- Nick Friedell is the Chicago Bulls beat reporter for ESPN Chicago. Friedell is a graduate of the S.I. Newhouse School of Public Communications at Syracuse University and joined ESPNChicago.com for its launch in April 2009.
SAN FRANCISCO — Stephen Curry is the all-time points leader in Golden State Warriors history, passing Wilt Chamberlain’s previous record of 17,783. Curry’s record-setting basket came on a driving layup with 1:40 left in the first quarter of Monday’s game against the Denver Nuggets. Needing just 19 to surpass Chamberlain, Curry finished with 21 points in the first quarter, receiving congratulations from teammates and coaches after heading to the bench at the end of the quarter.
“It’s just an incredible feat,” Warriors coach Steve Kerr said before Monday’s game. “Passing Wilt in anything statistically is sort of remarkable because his name is just all over the NBA record books. So the fact that Steph is about to break that record is just incredible and obviously a testament to what he’s done here in his 12 years, what an impact he’s made.”
Curry, 33, was taken with the No. 7 pick in the 2009 Draft and has been setting records throughout his 12-year tenure with the Warriors ever since. In the days leading up to the record-setting basket, even he couldn’t believe he was getting close to passing Chamberlain in Warriors history, calling it a “pretty significant milestone.”
“That’s surreal to be honest,” Curry said recently. “I don’t know how many years he played here, but got a lot of buckets. Obviously, a legend who remains across the whole league, but obviously wearing a Warriors uniform and having been here my whole career, it’s pretty crazy. So I’ve got a couple more points to score, hopefully some more wins in the process, but it’s a wild thought in general.”
On top of his on-court performance, what has always stuck with members of the organization — and throughout the league — is the way Curry’s shooting ability has changed the game. Curry, who entered Monday night with a career 43.3 shooting percentage from beyond the arc, has created a wave of younger players on every level who are shooting from longer distances than ever before because he made it cool to take shots from all over the floor.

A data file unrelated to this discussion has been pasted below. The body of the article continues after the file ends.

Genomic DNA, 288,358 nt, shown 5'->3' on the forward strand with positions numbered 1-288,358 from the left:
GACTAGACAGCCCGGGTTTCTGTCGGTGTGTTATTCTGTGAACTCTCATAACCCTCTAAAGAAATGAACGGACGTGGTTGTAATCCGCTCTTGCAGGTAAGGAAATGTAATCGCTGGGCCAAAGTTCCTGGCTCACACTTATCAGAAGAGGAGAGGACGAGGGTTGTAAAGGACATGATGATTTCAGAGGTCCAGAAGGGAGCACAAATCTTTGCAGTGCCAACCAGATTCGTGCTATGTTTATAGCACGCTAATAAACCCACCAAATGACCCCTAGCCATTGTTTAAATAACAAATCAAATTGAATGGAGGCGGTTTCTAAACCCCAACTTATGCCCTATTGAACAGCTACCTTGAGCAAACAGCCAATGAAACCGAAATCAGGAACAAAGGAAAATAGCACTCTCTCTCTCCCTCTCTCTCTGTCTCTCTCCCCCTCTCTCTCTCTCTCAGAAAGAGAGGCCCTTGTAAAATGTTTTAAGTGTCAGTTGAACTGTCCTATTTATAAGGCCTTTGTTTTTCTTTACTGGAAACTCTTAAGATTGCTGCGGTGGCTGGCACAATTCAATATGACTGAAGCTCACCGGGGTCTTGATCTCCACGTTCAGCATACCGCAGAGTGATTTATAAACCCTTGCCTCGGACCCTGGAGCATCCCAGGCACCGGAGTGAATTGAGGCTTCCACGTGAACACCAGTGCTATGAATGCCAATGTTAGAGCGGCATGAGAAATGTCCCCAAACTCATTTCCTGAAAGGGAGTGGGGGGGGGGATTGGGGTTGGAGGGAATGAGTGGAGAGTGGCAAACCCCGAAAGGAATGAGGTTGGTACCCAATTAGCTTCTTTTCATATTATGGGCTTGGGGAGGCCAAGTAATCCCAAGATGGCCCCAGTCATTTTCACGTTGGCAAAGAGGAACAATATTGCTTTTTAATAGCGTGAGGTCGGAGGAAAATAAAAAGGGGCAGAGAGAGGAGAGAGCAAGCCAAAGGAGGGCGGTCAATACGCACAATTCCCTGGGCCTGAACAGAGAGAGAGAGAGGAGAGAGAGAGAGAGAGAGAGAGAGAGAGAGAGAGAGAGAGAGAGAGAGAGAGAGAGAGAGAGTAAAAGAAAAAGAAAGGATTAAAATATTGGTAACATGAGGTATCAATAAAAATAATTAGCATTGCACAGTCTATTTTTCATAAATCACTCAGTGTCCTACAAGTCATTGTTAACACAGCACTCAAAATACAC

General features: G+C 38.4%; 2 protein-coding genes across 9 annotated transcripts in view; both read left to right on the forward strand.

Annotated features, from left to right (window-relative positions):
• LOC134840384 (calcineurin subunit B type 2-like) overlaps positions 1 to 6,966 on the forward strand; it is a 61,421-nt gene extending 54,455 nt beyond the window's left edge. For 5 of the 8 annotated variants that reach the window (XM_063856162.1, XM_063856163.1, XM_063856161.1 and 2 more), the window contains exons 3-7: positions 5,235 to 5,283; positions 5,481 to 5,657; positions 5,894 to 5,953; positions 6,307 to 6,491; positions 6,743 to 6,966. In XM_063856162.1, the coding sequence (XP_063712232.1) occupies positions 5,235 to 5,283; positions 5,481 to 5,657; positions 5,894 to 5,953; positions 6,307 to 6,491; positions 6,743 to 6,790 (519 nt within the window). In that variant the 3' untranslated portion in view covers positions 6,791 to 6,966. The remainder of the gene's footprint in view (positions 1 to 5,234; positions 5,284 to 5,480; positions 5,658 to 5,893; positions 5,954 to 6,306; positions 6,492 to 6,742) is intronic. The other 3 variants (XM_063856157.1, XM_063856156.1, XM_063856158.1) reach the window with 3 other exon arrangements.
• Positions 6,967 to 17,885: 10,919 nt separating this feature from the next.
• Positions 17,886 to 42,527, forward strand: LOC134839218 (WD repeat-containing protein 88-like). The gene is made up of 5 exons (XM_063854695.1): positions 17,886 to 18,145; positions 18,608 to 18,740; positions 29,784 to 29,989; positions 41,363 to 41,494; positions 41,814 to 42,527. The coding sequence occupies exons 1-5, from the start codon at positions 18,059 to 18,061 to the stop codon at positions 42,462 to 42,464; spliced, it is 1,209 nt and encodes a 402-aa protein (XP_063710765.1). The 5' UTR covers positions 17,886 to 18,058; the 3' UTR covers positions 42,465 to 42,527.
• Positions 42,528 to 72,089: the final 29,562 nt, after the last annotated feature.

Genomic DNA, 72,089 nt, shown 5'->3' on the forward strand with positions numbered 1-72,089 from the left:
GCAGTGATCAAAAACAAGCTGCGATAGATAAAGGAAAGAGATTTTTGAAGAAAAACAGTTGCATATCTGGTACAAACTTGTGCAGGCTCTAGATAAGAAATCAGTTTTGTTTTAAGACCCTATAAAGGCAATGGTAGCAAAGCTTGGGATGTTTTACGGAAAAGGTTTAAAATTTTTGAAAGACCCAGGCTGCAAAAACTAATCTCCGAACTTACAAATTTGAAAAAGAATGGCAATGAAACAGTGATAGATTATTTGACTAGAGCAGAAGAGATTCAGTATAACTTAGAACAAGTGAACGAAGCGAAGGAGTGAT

“I don’t know if breaking that record even tells the story,” Kerr said. “Because what Steph brings goes so far beyond points. It’s the impact on his teammates, on the community, on the organization, style of play. Just how unique he is as an individual; he’s changed the game. He’s inspired all the young NBA point guards who have come up to become much better shooters. He’s changed the game — so as awesome as this accomplishment is, passing Wilt, it’s just one of many for Steph.”
In an era defined by player movement, Curry’s latest accomplishment is even more impressive to many within the game given that he’s stayed with the Warriors while repeatedly saying he only wants to wear one jersey during his career.
“Maybe Steph should be glad that Wilt was part of the player movement, otherwise he never would have passed Wilt,” Kerr said. “But I think it is really refreshing when you see a guy like Dirk Nowitzki or Kobe Bryant or now Steph, maybe Klay hopefully, Draymond, all those guys, when you see players with one franchise for their entire careers, it’s really special.”
That’s a note that former teammate, and current Brooklyn Nets star, Kevin Durant, hit on as well.
“The amount of time he puts in, I knew this was coming,” Durant said. “And we know that him breaking records is something that to me feels like it’s guaranteed with the way he plays. It was just a matter of time and to see him do it all on one team is special.”
Kerr noted a recent trip to play the Mavericks underscored the impact Curry has had on the Warriors organization.
“When you play in Dallas now, when you look on the floor there’s a silhouette of Dirk shooting his signature fadeaway on each end of the floor,” Kerr said. “And I love that, I thought it was a really great idea from the Mavericks. It’s such a great way to sort of honor Dirk and remember his legacy. I imagine there will be something like that here. Maybe a picture of Steph like holding his mouthpiece or something.”
While it’s a safe bet that the Warriors will offer a similar tribute down the line, Curry agreed that it’s a good thing Chamberlain didn’t play in this era.
“I’m glad the three point line wasn’t around for him,” Curry said. “Because then I wouldn’t have had no time to break it. He would have figured that out probably, too. I’m glad I play in this era, put it that way.”
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